Article: Banco, D; Miller, E; Miller, MP; Beaudoin, A; “Sparse Modeling of Space- and Time-Varying Diffraction Response of a Progressively Loaded Aluminum Alloy”, Materials Characterization, 145: 713-723
High energy X-ray diffraction data collected in situ during loading experiments permits probing of the crystal structure of a plastically deforming material sample. An elastoplastic deformation is associated with heterogeneity in both crystal orientation and lattice spacing each manifesting as azimuthal broadening and radial broadening of diffraction peaks respectively. Quantifying the spreading effect is challenging, especially in cases where the sample has a granularity between that of a single crystal and fine grain or powder material. The approach developed in this paper begins by modeling the intensity signal in the vicinity of a Debye-Scherrer ring as a sparse, nonnegative superposition of Gaussian basis functions drawn from an over-complete dictionary. Processing automatically selects from the dictionary basis functions whose widths and amplitudes are representative of the data. The chosen basis functions are used to compute scalar measures of radial and azimuthal broadening for the set of diffraction peaks composing a Debye-Scherrer ring. To demonstrate the utility of the approach, we show that analysis of diffraction peak shape information from an aluminum alloy 7075 T651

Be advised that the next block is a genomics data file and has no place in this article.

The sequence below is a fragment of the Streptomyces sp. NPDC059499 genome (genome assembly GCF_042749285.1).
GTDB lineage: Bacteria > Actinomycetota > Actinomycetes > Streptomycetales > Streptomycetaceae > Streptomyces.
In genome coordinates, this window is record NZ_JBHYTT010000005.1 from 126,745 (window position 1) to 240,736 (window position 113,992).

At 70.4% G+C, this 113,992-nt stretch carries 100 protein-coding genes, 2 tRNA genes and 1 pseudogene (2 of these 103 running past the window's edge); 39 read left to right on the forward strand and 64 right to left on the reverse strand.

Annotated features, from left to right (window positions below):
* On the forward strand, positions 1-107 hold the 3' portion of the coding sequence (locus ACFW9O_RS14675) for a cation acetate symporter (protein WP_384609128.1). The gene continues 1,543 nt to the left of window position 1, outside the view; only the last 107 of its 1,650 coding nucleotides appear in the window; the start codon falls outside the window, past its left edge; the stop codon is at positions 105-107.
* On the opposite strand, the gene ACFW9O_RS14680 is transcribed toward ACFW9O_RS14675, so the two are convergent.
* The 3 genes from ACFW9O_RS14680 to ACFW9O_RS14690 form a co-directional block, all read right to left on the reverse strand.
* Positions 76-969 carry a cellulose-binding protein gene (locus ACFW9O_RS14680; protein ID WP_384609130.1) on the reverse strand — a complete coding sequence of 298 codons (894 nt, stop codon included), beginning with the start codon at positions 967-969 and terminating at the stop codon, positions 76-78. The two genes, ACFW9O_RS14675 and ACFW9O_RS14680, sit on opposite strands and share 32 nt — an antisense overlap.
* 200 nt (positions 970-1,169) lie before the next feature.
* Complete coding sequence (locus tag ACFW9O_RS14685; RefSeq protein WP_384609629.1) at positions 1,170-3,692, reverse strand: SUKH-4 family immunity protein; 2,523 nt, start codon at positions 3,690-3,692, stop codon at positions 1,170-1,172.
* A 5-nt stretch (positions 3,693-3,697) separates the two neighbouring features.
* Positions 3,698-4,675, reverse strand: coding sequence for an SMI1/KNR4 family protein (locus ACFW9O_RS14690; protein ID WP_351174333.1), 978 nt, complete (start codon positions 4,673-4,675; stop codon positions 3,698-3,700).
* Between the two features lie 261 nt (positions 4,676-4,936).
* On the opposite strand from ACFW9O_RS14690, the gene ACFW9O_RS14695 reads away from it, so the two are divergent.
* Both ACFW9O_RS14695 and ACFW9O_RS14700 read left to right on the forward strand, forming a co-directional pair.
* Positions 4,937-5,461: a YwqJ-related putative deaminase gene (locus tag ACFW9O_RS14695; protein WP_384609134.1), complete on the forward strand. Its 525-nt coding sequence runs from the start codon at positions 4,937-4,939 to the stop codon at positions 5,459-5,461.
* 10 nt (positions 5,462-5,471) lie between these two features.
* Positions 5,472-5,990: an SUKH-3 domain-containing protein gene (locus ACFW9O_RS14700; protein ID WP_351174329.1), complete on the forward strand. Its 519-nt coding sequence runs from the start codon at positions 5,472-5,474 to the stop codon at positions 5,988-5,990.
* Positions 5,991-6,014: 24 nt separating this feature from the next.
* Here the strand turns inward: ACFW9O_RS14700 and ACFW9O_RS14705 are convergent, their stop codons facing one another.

(AA7075 T651) sample provides insight into the origin of material state that would have otherwise have been difficult if not impossible to extract using conventional methods. Furthermore, the extracted information revealed a deformation response linked to the processing history of the sample.
Funding Acknowledgement: National Science Foundation under NSF [DMR-1332208, 1462387]
Funding Text: This work was supported by the National Science Foundation under NSF Grant 1462387 and based upon research conducted at the Cornell High Energy Synchrotron Source (CHESS), which is supported by the National Science Foundation under NSF award DMR-1332208. Special acknowledgement to Kenny Swartz for the experimental data (master’s thesis available at http://hdl.handle.net/2142/95405).